The scene in Bonjour Monsieur Courbet shows the painter walking toward the French city Montpellier. This is where the painting now lives in the Musée Fabre. It’s a treasured place in French culture and underwent a $73.73 million renovation in the early 2000s. A visit slips you into the history of French art like fine silk pjs before bed. European cultural refinement at its pinnacle.
What kind of painter was Gustave Courbet?
Above all else, Courbet obsessed over portraying reality. He was a notorious nonconformist in the artistic community. That’s because Courbet wanted to show concrete realism in his work. At this time the most popular paintings had religious themes. They were also romantic in style. Courbet was defiant in his subject matter as well as his style. He painted secular art with as much depth and sincerity as any religious painting. Bonjour Monsieur Courbet sets a stunning example of this in action.
As an artist, Courbet was also known to make a fuss. For example, at the 1855 Universal Exhibition he created his very own pavilion. He entitled this special Courbet-only section Le Realismé. This spotlit his works. It set them apart as distinct from all the other art at the exhibition. Courbet said he did this because the space allotted to him was unsatisfactory. This cranky character trait might seem a bit much. But it worked for Courbet. He understood that any publicity is good publicity..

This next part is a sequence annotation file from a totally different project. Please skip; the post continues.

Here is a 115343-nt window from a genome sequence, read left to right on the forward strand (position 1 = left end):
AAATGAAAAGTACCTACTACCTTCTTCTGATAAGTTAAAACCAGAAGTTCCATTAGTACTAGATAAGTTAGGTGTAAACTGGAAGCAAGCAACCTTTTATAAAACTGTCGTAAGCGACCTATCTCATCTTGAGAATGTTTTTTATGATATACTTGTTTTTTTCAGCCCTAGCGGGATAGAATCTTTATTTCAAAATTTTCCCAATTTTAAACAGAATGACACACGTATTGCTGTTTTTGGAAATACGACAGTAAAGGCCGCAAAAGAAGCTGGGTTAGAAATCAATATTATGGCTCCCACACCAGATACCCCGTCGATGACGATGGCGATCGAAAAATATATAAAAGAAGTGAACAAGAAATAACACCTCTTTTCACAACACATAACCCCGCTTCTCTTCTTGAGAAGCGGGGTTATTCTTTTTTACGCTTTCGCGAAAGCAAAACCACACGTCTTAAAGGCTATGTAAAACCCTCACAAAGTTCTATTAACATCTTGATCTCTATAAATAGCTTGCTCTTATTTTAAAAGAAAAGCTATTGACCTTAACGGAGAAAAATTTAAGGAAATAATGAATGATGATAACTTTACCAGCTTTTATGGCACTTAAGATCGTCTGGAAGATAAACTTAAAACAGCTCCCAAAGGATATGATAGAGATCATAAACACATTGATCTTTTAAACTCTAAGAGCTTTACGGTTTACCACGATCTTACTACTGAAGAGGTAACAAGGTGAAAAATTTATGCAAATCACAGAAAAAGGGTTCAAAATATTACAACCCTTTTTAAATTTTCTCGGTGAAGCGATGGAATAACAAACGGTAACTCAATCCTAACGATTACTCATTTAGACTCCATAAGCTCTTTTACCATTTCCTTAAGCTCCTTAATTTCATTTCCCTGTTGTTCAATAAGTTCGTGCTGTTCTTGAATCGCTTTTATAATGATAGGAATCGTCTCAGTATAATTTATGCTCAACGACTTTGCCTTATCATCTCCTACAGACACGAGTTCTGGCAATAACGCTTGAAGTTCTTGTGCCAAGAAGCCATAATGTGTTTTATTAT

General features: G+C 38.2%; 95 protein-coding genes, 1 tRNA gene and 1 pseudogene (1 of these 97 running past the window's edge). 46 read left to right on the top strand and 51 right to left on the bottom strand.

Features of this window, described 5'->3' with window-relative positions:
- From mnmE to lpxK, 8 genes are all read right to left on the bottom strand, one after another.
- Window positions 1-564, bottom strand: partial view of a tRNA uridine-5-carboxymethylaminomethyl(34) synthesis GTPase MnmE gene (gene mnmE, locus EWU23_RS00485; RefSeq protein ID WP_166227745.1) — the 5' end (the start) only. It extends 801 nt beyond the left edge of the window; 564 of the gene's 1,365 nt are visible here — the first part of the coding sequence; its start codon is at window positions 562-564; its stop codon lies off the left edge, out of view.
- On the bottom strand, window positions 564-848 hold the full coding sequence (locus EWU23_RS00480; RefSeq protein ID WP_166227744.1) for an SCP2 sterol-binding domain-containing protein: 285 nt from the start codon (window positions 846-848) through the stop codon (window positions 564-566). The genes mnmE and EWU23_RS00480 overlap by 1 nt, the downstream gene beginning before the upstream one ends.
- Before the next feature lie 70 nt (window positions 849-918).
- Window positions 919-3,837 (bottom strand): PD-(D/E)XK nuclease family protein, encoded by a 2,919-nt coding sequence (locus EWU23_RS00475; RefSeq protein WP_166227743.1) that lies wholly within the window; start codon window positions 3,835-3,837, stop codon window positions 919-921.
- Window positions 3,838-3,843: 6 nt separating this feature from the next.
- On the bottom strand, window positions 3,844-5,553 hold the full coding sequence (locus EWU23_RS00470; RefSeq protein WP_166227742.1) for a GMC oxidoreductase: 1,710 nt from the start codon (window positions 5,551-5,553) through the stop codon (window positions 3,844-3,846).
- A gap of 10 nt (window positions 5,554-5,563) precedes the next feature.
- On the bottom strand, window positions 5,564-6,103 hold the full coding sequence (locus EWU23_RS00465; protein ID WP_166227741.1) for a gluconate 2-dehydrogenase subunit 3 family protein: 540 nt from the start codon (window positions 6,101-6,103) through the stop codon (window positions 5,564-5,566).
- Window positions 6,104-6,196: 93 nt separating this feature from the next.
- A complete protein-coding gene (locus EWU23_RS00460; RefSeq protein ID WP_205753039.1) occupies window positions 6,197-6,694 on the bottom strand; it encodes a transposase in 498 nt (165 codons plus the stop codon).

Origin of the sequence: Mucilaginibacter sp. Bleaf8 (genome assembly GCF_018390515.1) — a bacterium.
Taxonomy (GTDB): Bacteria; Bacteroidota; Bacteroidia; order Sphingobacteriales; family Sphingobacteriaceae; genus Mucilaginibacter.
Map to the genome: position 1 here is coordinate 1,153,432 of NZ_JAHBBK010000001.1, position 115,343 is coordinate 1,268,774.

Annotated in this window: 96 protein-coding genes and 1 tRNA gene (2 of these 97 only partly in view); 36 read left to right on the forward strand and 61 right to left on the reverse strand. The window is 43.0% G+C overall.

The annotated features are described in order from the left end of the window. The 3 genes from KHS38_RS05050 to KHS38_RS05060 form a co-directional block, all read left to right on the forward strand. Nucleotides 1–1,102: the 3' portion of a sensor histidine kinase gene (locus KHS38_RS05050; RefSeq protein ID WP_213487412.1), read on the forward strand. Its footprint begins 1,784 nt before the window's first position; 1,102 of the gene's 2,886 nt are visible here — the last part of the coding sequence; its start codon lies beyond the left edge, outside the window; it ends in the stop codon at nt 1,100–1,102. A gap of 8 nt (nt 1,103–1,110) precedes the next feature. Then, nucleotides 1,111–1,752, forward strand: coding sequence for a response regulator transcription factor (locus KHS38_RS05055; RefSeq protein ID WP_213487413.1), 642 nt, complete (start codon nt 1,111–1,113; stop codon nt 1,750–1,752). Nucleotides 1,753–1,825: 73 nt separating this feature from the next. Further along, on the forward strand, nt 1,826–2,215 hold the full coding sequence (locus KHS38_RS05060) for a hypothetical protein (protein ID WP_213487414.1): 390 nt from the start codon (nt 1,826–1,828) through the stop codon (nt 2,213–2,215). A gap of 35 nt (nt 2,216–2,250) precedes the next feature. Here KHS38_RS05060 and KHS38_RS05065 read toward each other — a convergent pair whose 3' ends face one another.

Why is Bonjour Monsieur Courbet (The Meeting) an important painting?
There are several significant aspects in this and other works by Courbet. Most important – it sparked a new realm of realism in France. He was an anti-intellectual. This made him a very different sort of French Painter. In fact, Courbet saw himself as above and beyond the mundane “bourgeois” perspective of society. He wasn’t interested in creating civilized art. Gustave wanted to show us what was real. At this time in art history that was a rarified conviction. Romanticism reigned in the mid-1800s. They call Gustave Courbet the Great Realist because he dared to get real on another level. Bonjour Monsieur Courbet (The Meeting) sets a sublime example of this at work.
*The Story of Painting by Sister Wendy Beckett, DK London 1994, Realism in France pages 530-534.